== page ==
Innovation That Matters

Site uses gaming to reward healthy eating choices

Publishing & Media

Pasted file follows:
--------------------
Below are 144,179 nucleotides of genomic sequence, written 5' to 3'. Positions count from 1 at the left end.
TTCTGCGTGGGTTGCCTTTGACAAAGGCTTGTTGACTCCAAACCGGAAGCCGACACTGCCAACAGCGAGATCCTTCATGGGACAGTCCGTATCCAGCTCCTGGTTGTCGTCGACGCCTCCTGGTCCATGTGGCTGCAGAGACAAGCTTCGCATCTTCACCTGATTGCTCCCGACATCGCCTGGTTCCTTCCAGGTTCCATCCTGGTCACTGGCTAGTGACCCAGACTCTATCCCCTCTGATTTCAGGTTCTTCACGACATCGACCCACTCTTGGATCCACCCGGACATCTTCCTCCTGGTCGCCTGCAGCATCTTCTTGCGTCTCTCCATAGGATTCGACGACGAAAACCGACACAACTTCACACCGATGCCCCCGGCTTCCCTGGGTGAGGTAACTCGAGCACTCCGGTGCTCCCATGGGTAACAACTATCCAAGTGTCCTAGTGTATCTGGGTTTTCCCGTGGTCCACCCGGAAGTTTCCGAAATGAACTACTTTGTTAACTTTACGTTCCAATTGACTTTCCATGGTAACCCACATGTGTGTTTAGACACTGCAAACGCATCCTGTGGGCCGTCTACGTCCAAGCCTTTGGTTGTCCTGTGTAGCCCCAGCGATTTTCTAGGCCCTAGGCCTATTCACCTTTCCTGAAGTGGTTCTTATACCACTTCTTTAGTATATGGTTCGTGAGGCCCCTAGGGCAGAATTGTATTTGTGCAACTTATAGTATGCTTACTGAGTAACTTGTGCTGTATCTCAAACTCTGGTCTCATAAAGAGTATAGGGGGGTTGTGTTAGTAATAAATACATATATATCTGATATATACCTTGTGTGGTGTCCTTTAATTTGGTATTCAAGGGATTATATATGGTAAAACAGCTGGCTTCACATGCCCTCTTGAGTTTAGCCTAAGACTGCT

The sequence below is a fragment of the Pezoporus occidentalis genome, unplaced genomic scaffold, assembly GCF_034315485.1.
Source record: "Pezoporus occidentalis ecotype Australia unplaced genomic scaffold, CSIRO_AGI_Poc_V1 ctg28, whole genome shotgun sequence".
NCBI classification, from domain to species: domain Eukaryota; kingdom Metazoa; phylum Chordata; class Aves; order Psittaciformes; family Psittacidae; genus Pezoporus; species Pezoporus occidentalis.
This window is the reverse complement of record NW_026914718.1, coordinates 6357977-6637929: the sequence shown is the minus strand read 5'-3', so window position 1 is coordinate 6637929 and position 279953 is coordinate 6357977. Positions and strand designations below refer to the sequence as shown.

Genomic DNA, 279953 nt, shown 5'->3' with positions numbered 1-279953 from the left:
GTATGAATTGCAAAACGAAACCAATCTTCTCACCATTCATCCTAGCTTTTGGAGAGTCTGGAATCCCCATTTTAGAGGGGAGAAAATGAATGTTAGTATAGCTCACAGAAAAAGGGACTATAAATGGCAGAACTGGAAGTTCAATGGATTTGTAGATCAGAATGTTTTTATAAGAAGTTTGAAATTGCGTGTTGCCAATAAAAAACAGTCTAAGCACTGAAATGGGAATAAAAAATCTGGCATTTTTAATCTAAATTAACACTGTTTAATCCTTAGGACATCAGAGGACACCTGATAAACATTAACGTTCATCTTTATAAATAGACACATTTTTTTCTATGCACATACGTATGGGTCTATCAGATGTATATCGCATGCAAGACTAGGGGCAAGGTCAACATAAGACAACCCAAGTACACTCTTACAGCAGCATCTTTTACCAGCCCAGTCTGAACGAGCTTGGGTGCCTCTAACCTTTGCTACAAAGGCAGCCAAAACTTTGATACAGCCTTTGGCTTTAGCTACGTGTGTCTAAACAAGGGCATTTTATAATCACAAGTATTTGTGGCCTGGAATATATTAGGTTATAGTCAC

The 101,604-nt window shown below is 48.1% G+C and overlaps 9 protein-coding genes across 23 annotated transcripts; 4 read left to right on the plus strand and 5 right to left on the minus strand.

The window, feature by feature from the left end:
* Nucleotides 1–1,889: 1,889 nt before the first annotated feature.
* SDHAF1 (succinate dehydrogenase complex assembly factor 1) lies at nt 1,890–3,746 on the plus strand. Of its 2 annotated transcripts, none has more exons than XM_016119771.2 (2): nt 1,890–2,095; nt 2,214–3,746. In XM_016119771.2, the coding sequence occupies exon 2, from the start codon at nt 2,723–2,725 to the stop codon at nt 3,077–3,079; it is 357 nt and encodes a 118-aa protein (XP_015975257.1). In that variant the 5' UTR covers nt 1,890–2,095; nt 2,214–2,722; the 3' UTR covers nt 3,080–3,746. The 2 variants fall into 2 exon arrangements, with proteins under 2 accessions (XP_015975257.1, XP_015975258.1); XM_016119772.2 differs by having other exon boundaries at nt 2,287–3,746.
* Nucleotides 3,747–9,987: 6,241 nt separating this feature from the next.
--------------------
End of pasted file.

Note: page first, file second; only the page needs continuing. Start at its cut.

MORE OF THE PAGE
No end in sight to the gamification trend! We’ve already seen an element of gaming brought to consumers’ daily chores, public transport and recruiting — to name just a few examples — and recently we came across a new one. The spotting this time? Foodzy, a site that turns healthy eating into a game, with rewards for those who do it well. Amsterdam-based Foodzy aims to help users keep track of what they eat during the day and then reward healthy and fun eating habits with badges. Users check into the site periodically to register what they’ve eaten — Foodzy maintains a list of food products specific to the country they live in — and those who regularly eat vegetables, fruit or fish win special badges for their healthy eating habits. Foodzy hastens to point out, however, that its primary goal is not only health or weight loss. Rather, in recognition of the belief that the best diet is a varied and enjoyable one, the site also rewards eating cake on one’s birthday, for instance, or barbecuing multiple meals over the course of the summer. In any case, badges are awarded to reflect participants’ healthful and enjoyable eating choices, and users can view detailed statistics of what they’ve eaten over time. They can also compete against friends on the site. A mobile app is on the way, and in the future, Foodzy’s API may also offer the possibility of connecting the service to hardware devices like WIFI scales, Nike Plus or XBox Kinect for an even richer experience, the company says. In the meantime, using Foodzy is free with a Lite account, but the user’s food history is kept for only 30 days. Pro accounts, on the other hand, cost USD 15 per year in exchange for an unlimited food record, detailed insights into food statistics, more badges and the opportunity to start diet plans. The motivational challenges that face dieters have been the subject of many innovations over the years, and using the latest technology to incorporate gaming mechanics seems like a logical next step. Where can you apply these mechanics to get consumers fired up? Spotted by: Katharina Kieck



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